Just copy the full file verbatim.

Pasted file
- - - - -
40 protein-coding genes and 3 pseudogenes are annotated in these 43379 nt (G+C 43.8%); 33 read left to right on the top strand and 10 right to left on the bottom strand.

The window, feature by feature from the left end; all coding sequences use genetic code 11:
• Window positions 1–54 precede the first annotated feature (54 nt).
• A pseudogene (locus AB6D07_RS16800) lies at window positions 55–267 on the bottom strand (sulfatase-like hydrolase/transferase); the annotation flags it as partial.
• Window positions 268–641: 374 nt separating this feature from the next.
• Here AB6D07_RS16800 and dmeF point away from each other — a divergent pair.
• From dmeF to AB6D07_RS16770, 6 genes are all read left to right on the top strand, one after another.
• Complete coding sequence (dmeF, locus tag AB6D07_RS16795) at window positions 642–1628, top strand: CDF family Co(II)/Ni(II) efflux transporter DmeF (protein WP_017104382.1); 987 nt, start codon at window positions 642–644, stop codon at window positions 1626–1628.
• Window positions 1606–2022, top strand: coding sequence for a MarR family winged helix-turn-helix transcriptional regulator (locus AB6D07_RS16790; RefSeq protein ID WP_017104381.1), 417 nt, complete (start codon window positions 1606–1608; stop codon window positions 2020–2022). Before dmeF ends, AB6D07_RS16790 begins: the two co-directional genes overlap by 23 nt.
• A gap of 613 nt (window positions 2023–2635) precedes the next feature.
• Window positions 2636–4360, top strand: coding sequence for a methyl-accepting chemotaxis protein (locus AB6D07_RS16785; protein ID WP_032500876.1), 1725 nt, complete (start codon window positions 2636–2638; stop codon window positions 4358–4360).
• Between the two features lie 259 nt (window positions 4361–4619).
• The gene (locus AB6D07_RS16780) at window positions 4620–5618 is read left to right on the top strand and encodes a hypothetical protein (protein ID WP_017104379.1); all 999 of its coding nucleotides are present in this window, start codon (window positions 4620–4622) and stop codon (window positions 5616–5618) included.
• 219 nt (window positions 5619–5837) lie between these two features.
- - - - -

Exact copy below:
40 protein-coding genes and 3 pseudogenes are annotated in these 43379 nt (G+C 43.8%); 33 read left to right on the top strand and 10 right to left on the bottom strand.

The window, feature by feature from the left end; all coding sequences use genetic code 11:
• Window positions 1–54 precede the first annotated feature (54 nt).
• A pseudogene (locus AB6D07_RS16800) lies at window positions 55–267 on the bottom strand (sulfatase-like hydrolase/transferase); the annotation flags it as partial.
• Window positions 268–641: 374 nt separating this feature from the next.
• Here AB6D07_RS16800 and dmeF point away from each other — a divergent pair.
• From dmeF to AB6D07_RS16770, 6 genes are all read left to right on the top strand, one after another.
• Complete coding sequence (dmeF, locus tag AB6D07_RS16795) at window positions 642–1628, top strand: CDF family Co(II)/Ni(II) efflux transporter DmeF (protein WP_017104382.1); 987 nt, start codon at window positions 642–644, stop codon at window positions 1626–1628.
• Window positions 1606–2022, top strand: coding sequence for a MarR family winged helix-turn-helix transcriptional regulator (locus AB6D07_RS16790; RefSeq protein ID WP_017104381.1), 417 nt, complete (start codon window positions 1606–1608; stop codon window positions 2020–2022). Before dmeF ends, AB6D07_RS16790 begins: the two co-directional genes overlap by 23 nt.
• A gap of 613 nt (window positions 2023–2635) precedes the next feature.
• Window positions 2636–4360, top strand: coding sequence for a methyl-accepting chemotaxis protein (locus AB6D07_RS16785; protein ID WP_032500876.1), 1725 nt, complete (start codon window positions 2636–2638; stop codon window positions 4358–4360).
• Between the two features lie 259 nt (window positions 4361–4619).
• The gene (locus AB6D07_RS16780) at window positions 4620–5618 is read left to right on the top strand and encodes a hypothetical protein (protein ID WP_017104379.1); all 999 of its coding nucleotides are present in this window, start codon (window positions 4620–4622) and stop codon (window positions 5616–5618) included.
• 219 nt (window positions 5619–5837) lie between these two features.